Recognizing Excellence in Shaping Communities: Zipcar Cofounder Robin Chase is the 2017 Recipient of
WASHINGTON, Oct. 9, 2017 /PRNewswire-USNewswire/ -- Internationally acclaimed transportation entrepreneur Robin Chase, who rose to prominence in the early 2000s as the cofounder and chief executive officer of Zipcar, the world's largest car-sharing company, has been named the 2017 recipient of the Urban Land Institute's (ULI) J.C. Nichols Prize for Visionaries in Urban Development. Chase is the 18th recipient of the prize, which recognizes a person, or a person representing an institution, whose work demonstrates a commitment to the creation of communities that reflect the highest standards of design and development. She will be honored at ULI's 2017 Fall Meeting, which will be held October 23-26 in Los Angeles.
The Nichols Prize honors the legacy of Kansas City, Missouri, developer J.C. Nichols, a founding ULI member considered to be one of America's most creative entrepreneurs in land use during the first half of the 20th century. Nichols built his signature development, Country Club District, to accommodate what he correctly anticipated would be the future proliferation of automobile owners in urban areas. Chase—the first Nichols Prize laureate whose career has not directly involved real estate practices or policy making—conceived Zipcar in 2000 as a car ownership alternative that would provide easy, convenient, and inexpensive access to vehicles on an as-needed basis.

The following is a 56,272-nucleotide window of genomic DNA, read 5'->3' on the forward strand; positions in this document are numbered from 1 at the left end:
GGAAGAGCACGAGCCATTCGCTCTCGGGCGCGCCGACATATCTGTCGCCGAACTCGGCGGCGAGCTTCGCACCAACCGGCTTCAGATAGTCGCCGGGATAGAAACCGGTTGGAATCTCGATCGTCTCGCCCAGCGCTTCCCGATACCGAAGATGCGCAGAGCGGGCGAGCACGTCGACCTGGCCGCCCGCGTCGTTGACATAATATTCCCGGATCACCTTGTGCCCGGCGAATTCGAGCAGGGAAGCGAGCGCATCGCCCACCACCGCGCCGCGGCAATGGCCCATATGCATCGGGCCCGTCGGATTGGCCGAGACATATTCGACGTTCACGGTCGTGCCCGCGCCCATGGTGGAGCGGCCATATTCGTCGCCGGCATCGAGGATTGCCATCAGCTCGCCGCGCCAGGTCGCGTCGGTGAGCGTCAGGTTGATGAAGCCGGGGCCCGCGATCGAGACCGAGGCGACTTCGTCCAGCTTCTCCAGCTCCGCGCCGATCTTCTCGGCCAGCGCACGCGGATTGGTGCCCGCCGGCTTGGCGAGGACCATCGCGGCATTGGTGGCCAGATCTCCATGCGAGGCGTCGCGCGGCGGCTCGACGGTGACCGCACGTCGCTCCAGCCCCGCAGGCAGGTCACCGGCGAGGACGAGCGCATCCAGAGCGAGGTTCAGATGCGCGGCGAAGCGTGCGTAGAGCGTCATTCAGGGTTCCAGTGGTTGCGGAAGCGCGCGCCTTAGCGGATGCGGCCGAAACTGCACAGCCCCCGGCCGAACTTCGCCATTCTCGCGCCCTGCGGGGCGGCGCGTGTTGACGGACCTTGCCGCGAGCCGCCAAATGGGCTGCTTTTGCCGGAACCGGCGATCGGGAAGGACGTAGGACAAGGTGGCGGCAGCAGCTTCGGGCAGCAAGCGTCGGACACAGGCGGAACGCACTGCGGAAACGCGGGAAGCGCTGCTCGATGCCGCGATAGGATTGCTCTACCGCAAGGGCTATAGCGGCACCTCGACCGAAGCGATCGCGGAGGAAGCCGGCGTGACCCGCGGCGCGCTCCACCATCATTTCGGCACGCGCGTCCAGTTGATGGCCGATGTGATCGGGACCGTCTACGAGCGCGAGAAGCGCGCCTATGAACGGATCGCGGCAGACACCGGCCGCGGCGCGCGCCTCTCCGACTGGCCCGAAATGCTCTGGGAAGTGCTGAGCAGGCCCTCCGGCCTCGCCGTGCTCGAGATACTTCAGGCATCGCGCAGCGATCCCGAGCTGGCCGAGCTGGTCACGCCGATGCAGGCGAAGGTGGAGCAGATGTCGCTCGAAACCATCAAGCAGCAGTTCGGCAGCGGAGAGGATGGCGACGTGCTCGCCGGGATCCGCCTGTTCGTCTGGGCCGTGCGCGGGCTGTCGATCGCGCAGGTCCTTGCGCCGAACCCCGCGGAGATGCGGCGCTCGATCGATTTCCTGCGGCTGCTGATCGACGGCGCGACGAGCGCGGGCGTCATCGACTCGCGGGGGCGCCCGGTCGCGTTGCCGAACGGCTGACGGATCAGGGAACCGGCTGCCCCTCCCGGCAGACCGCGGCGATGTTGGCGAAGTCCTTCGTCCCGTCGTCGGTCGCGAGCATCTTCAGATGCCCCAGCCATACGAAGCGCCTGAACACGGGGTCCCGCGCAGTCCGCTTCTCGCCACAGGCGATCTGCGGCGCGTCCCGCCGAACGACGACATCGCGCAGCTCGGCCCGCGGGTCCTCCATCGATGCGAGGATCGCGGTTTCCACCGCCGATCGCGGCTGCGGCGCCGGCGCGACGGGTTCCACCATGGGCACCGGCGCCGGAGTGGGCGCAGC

With its debut, Zipcar disrupted car ownership dependence and the car rental process by allowing urban residents to reserve online, and securely pick up and drop off cars on an hourly basis from unattended parking locations around the city; years later, the process would be further simplified with a smartphone app. The effects and implications of Zipcar rippled quickly through city planning departments, the development industry, and academia, raising questions such as how much and what kind of parking is necessary to satisfy city residents? Starting with one Volkswagen Beetle in Cambridge, Massachusetts, the company now offers more than 12,000 vehicles to over 1 million users in 500-plus cities around the globe.
The lasting impacts of Chase's car-sharing idea on urban design and development are what earned her the Nichols Prize, which is the Institute's highest honor. She demonstrated how sharing reduces the number of cars used by urban residents as well as the number of parking spaces they need. She also demonstrated that sharing is welcomed by the mainstream of people, and that it has a viable business model. Zipcar set the stage for the rise of the sharing economy, including Airbnb, Uber, and Lyft.
Nichols Prize Jury Chairman Mark W. Johnson, president of Civitas in Denver, noted that the selection of Chase demonstrates a recognition of the influence that visionaries outside the real estate industry are having on the built environment. "It's important to acknowledge that the issues driving urbanization in America are about more than real estate. Technology is having a big impact on the formation of communities – today we have different commu